• I probably would have done the same thing because I have a problem with the institution of racism not individual people and definitely not a defenseless mother and child. It’s the right, human thing to do.

  • Ask_Me

    Women need to stop getting mad about men not jumping into situations like this and take their same attitude when it comes to their plight. It’s really that simple.

    Next time black men are sitting around bi-tching and complaining about the police, the law, the prison industrial complex simply tell them it ain’t your problem. Tell them the situation is “too dangerous” “too burdensome” and “not my responsibility.”

    Redirect them to the courts, ACLU, NAACP, justice department and all other agencies set up to handle such issues…the same way they redirect you to law enforcement when you find yourself being street harassed.

    I think that’s fair.

    • lil ray

      I’m only standing up for Black Women and Children.

      Deaf Ears to black men I can’t hear em.

    • Tim

      I suspect almost all of these black man hating comments are coming from one person. Pretty soon she’ll be telling us about how good her white Prince treats her. He’s from the same African country that Kenya’s (RHOA) Prince is from. I’m done.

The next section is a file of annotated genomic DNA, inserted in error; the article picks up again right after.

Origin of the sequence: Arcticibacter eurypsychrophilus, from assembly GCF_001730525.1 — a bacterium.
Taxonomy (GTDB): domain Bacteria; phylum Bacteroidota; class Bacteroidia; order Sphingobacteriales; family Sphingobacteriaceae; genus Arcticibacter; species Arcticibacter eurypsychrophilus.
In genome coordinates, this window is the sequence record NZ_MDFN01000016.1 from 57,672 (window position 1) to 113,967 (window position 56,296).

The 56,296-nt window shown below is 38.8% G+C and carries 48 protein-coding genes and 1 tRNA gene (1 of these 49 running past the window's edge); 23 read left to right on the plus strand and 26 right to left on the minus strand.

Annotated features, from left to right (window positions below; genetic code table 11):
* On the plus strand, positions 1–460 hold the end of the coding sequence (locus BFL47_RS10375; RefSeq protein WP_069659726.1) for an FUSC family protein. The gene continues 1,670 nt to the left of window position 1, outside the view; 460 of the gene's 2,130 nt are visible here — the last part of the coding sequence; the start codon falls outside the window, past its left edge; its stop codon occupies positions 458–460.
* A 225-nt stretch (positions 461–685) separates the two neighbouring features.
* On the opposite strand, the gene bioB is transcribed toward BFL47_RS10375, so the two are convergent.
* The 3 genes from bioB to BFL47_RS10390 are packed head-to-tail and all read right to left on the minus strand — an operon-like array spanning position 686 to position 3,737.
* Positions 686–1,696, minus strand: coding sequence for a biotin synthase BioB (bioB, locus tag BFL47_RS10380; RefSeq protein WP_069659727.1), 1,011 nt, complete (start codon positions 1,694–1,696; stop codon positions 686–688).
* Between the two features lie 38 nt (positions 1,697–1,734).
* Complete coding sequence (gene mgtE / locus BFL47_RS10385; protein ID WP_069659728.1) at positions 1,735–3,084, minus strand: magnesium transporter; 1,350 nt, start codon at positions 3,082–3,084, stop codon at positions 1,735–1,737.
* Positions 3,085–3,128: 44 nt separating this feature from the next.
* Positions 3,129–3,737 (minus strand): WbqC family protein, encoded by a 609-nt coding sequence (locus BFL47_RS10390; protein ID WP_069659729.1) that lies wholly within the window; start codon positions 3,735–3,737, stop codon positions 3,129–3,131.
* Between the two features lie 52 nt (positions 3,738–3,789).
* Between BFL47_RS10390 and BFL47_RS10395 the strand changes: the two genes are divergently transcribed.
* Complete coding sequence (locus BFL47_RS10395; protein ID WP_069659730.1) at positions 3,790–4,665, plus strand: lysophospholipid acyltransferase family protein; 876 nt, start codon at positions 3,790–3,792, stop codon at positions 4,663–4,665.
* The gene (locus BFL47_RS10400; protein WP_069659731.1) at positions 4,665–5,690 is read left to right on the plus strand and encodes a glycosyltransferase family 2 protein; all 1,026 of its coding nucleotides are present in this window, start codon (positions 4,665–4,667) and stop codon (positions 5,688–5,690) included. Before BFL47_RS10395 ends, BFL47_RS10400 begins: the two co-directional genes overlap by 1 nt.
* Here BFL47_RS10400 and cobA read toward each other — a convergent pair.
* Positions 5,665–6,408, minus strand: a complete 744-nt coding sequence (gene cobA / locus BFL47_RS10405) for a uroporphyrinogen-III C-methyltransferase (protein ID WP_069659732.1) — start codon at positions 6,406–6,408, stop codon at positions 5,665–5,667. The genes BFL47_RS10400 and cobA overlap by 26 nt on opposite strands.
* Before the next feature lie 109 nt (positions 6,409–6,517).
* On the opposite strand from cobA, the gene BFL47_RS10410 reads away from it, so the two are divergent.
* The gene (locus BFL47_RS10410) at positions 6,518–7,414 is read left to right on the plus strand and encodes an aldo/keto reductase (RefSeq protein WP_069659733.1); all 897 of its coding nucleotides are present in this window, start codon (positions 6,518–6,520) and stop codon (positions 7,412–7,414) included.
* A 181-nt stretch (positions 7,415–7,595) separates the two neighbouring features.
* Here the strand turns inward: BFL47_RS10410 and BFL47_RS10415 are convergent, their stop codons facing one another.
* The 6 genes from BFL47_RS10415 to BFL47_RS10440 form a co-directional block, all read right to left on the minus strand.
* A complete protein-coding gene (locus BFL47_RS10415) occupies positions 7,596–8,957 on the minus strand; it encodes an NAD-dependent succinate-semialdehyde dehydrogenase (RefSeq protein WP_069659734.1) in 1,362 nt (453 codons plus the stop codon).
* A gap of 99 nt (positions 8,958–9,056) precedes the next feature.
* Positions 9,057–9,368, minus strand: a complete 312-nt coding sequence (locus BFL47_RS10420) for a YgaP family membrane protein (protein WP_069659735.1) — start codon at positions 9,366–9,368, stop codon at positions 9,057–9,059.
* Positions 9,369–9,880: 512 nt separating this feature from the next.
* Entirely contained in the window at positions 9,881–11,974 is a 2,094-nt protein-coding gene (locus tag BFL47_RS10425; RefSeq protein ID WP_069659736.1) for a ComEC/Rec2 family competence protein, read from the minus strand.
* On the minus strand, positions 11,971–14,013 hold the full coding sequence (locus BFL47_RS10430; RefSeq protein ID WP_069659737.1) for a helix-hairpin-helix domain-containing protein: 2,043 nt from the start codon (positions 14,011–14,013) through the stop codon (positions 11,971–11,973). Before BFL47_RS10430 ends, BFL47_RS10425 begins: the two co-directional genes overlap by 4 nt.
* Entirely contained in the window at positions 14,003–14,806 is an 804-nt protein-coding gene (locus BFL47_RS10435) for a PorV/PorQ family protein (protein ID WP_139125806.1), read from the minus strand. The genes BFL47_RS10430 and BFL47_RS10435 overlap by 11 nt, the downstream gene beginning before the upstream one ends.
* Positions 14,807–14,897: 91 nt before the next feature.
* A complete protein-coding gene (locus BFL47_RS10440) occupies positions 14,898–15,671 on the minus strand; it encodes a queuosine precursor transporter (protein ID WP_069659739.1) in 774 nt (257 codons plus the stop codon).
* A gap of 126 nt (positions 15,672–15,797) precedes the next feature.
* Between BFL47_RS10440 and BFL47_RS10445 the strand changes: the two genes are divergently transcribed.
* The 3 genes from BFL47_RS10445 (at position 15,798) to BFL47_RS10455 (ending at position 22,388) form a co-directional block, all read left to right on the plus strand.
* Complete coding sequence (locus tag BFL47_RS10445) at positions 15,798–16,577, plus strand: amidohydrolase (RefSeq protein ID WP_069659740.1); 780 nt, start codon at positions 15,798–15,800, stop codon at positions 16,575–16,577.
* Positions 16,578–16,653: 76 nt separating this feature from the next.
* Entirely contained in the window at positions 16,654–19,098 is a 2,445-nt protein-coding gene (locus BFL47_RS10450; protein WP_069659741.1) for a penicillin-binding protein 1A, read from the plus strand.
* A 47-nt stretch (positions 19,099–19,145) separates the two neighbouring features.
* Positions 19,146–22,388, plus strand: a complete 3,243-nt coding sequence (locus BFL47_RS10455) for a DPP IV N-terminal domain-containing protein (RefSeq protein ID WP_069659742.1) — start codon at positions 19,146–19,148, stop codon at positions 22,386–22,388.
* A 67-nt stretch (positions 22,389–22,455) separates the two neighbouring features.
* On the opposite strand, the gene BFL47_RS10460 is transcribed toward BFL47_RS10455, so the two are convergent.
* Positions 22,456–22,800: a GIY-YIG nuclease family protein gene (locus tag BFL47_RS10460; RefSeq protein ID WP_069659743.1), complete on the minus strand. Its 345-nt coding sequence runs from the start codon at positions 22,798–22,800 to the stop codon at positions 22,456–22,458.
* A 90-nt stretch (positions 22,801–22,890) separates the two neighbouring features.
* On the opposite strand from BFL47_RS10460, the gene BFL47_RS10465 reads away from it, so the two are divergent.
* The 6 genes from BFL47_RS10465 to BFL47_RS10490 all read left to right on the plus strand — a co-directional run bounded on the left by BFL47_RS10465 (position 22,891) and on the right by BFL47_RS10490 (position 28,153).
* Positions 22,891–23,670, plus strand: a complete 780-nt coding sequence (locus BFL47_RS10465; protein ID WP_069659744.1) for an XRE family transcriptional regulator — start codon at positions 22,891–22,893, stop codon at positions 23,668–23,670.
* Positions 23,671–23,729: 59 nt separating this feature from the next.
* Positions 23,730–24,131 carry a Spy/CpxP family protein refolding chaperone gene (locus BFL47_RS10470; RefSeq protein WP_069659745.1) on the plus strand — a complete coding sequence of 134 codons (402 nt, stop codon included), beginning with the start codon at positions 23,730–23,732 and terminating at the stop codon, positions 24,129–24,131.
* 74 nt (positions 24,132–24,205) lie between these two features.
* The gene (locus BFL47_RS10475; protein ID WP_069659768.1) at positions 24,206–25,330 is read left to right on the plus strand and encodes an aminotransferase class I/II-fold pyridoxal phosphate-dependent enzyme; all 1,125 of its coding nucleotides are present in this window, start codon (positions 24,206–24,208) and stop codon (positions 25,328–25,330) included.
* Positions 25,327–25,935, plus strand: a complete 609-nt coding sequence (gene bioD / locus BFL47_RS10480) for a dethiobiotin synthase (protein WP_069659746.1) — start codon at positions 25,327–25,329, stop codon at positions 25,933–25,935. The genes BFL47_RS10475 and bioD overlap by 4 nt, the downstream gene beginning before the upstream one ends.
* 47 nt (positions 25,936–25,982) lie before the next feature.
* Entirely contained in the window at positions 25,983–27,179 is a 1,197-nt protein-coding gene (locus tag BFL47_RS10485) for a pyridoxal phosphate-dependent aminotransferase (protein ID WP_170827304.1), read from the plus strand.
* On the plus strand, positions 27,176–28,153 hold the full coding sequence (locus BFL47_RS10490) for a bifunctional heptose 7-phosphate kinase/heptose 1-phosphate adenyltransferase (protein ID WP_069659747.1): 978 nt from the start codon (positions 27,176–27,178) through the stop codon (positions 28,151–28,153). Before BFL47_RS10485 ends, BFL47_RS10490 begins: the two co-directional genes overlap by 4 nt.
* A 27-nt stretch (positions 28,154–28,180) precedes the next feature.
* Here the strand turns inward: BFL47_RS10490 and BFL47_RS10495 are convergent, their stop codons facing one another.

• Aria08

      Or, you could…ya know…address her point instead of personally attacking her. Her choice of mate and his race had ZERO to do with this article or her post.

      Or do you not have a rebuttal worth typing…other than trying to shame her for being with a “white prince”?

    • Ask_Me

      What’s the matter, “Tim”? You can throw punches but you can’t take them??? Refer to your own comments and stop expecting something for nothing. Every action deserves an equal or greater reaction. You reap what you sow in this world.

      Black women being street harassed ain’t your problem, remember? Well, guess what? Black men getting their arses whopped by law enforcement, etc ain’t my problem!


    • Tim

      Have you seen Kenya’s Prince? lol You can’t win an argument with a crazy person.

    • LAfem

      I completely agree.

      Centuries of blindly supporting black men has not earned black women respect, admiration, or even appreciation.Our contributions are minimized or eliminated from Black History discourse.

      Black women should support themselves and black men who support us.

    • Actually the police are needed to keep these goons from proliferating. How many black women has this man harassed before he worked up the courage to bother a white woman’s child?

    • Ayy

      @Ask_Me, you are a woman after my own heart. Reciprocity is key and this is exactly what I advocate. Whoever doesn’t stand with us, doesn’t deserve to have us stand with them. Period. And I will definitely be staying neutral whenever non-reciprocating parties once again seek to leech from black women.
      Keep speaking the truth!

    • ASK ME Gotta Go

      Why should ANY man come to a stranger’s defense? What are you smoking?